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Sorry for the misunderstanding/miscommunication that seems to be taking place. I'm very grateful for you guys taking the time to guide me to the most efficient way to solve this issue.

I thought I'd mentioned in one of my replies that the deck's been put back together, and I cannot get the pictures you desire without taking those boards up again. I would consider doing this to seal the abutment of the patio slab and foundation with some caulking or something of that nature - for sure. The thing is - and unfortunately I managed to exclude this from my description - that patio slab ends in line with the RIGHT side of that sliding door. There is no slab in front of the door - just decking, then soil. And the foundation crack is right in that vicinity - somewhere between that side of the sliding door, and that window. That said, do you still think that sealing this abutment would be very beneficial, given that water falls through the decking and onto the soil right beside it anyway?

Regarding the basement floor and trench system ... There's a good amount of gravel under that floor slab, which I assumed would drain this leak water away quite easily. I can't see the moisture just sitting there ... would it? To clarify, my basement is NOT below the water table - even at the most wet of times. I don't see why any water underneath the basement floor slab would't drain through the gravel base, and into the earth below it. I could very well need to be enlightened here ... if you guys aren't sick of me yet.
 
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Old 04-22-13, 05:02 PM
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Sorry, I have no idea based on your description where the slab ends and the dirt begins. Can you upload a diagram or something to help?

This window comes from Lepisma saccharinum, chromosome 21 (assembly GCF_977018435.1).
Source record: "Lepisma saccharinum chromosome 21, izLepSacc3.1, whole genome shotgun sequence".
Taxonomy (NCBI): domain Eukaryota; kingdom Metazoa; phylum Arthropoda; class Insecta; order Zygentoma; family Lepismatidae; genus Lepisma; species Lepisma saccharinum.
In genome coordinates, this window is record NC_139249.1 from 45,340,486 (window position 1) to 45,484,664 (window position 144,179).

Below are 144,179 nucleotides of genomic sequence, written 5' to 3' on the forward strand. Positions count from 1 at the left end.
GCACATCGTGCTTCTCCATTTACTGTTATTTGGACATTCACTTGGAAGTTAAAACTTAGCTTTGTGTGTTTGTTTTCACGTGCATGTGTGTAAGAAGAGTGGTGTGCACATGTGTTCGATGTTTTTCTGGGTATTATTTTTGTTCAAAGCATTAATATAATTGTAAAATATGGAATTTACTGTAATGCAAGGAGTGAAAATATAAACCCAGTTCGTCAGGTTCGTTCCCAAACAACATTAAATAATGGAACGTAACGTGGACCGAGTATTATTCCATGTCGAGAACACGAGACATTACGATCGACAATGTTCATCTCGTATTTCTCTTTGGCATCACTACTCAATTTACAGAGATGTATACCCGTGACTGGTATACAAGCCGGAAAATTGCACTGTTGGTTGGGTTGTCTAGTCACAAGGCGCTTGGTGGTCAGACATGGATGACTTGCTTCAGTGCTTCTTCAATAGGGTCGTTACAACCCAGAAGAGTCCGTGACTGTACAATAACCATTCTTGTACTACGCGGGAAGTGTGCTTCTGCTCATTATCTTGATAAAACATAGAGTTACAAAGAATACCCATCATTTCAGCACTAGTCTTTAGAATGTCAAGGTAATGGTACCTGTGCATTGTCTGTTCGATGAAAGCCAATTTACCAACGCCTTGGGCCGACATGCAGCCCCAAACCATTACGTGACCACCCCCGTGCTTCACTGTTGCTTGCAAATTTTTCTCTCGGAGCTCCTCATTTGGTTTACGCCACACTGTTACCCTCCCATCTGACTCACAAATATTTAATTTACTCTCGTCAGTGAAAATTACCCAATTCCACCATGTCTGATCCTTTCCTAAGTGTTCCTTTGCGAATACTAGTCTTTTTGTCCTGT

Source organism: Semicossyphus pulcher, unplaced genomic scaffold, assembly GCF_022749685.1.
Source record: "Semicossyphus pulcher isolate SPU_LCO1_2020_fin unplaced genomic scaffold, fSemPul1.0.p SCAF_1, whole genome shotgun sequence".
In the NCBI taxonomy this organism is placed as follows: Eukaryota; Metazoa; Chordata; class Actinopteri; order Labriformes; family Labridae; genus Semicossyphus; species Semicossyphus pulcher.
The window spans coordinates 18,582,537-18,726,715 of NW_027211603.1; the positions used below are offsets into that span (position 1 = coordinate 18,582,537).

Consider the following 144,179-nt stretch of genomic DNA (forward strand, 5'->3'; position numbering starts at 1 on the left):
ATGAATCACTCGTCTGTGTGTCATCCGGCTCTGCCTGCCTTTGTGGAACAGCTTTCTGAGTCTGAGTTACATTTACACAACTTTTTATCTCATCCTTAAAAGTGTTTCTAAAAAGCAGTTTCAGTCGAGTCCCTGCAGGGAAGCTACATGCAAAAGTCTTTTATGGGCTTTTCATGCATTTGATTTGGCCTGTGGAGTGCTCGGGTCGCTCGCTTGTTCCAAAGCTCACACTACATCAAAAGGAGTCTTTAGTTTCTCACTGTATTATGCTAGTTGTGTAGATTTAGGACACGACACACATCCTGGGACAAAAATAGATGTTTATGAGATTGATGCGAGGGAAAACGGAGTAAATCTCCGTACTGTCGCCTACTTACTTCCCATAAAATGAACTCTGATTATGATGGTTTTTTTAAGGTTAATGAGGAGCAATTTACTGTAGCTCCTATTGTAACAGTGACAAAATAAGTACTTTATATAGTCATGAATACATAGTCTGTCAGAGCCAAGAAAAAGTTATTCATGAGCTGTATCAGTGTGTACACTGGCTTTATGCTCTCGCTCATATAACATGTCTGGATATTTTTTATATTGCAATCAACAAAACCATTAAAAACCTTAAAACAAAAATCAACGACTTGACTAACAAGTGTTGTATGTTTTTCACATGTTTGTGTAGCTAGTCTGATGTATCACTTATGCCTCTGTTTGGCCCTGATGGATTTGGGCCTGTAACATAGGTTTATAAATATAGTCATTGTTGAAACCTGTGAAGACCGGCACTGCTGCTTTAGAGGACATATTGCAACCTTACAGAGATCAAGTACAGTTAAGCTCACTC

Your exterior will have a trench with gravel and a perforated drain pipe to carry water away that seeps below the surface. Inside your foundation, you have nothing of the sort. You have fill dirt, maybe some sand and your slab. You are not draining into a french type drain, you are merely soaking the earth under your slab. The water or a portion of it will want to leach its way back north, or into your basement.
 
  #24  
Old 04-22-13, 06:56 PM
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How's this? The patio pad is under the deck in the area marked with green. I also marked about where the foundation crack is in red...



As for the basement floor - maybe it's a geographical thing, but I certainly DO have a gravel base under my basement floor. I live in a little subdivision that's still being developed, and my place is one of the oldest in the area at ~15 years. I've only lived here for 3, but I've observed the building of many, many places and every single one of them have at least 6" to a foot of gravel dumped into the area that was dug out for the basement, after the foundation is poured, and before the basement slab is poured.
This is further confirmed in my particular home when looking into one of the big O lines that comes into my sump pit. I spoke to this in an earlier post, but I have a picture of it now. One of the lines in my sump pit is only about a foot long, then leads to the gravel base that's under my basement floor. This is so that if the water table ever got high enough, it would begin draining into my sump pit for expulsion elsewhere. My house is easily a foot above the street's grade though, so the water table coming up that high is highly unlikely.



Things look a bit wet in there. It's not because water's been draining from here. Is just from my pump's pressure relief valve. It fires a tiny mist of water right at this line when the pump shuts off after a cycle. I've never seen evidence of water coming in this line, and I check my sump often...
 
  #25  
Old 04-22-13, 10:46 PM
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I would seal (caulk) the joint where the slab meets the foundation. I would clean out and epoxy-repair, on the exterior, as much of the foundation crack as I could expose. I would give some serious thought to laying in a drain to the left of the slab.
 
  #26  
Old 04-23-13, 08:13 AM
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Nashkat1 covered everything I would have suggested.
Personally, I'd be busting up that slab, dig down and see what is below grade, but this is going to be time/money consuming. If the slab is no longer used for what it was intended, it doesn't have to be replaced.